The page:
Share:

Conversation cards at London, Ont. grocery stores get families talking

Initiative from the Child & Youth Network aims to improve kids’ language skills

conversation-cards-2

The Child & Youth Network (CYN) in London, Ont. is encouraging families to play language games while they’re grocery shopping. The organization has placed thousands of conversation cards at 14 grocery stores in neighbourhoods that it has identified as needing literacy support.

The cards feature questions in four categories: fruits, vegetables, fun and games, and lunch box tips. One example is, “What do you get when you combine an apple and a banana? An appleana or a banapple? How many crazy words can you create?”

“It’s basically a way for parents to then suggest to their kids ‘let’s do word play.’” said Jamie Fenton, family literacy coordinator at Child & Youth Network.

The program is based on research from CYN’s “2,000 Words to Grow” campaign, which indicates the number of quality, positive words a child hears in an hour can dramatically impact their future success. The conversation cards launched in laundromats last year and CYN decided to expand into grocery stores.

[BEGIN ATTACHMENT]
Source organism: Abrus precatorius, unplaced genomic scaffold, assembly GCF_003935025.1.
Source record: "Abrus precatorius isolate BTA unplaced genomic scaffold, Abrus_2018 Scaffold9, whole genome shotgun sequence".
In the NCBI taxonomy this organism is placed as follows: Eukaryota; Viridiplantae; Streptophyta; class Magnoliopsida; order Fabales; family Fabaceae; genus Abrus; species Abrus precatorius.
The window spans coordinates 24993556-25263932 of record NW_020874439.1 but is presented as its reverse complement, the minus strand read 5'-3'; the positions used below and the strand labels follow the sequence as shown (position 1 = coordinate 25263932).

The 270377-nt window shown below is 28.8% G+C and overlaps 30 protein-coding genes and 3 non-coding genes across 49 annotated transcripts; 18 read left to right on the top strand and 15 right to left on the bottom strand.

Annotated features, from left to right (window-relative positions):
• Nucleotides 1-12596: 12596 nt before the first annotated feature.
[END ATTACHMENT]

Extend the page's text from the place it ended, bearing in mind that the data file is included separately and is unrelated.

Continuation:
“We know that everyone has to grocery shop and most of the times doing it with small children can be a very daunting task,” said Fenton. “I know with my own child, asking her questions about different colours, shapes and sizes that we see while walking through the grocery store just came as an easy fit for us.”

CYN received funding from the province’s Healthy Kids Community Challenge to develop the cards. “Their theme is to help boost veggie and fruit [consumption], so it made a lot of sense to us to include the veggie and fruit theme onto the card,” said Fenton.

The cards are located at either the front entrance or produce section in the stores. “We did include conversation points that include the use of fruits or vegetables in other areas of the store,” said Fenton. “So, it doesn’t necessarily only work with families that are buying fresh produce; there could be questions about frozen or canned [fruits and vegetables].”

The Child and Youth Network is composed of 170 agencies and individuals in the education, health, recreation and social services sectors. Individuals from the local health unit, London Public Library and an Ontario Early Years centre helped develop the content for the conversation cards, said Fenton.

No Frills, Food Basics, FreshCo, Sobeys and the Old East Village Grocer are participating in the program.

 

Share: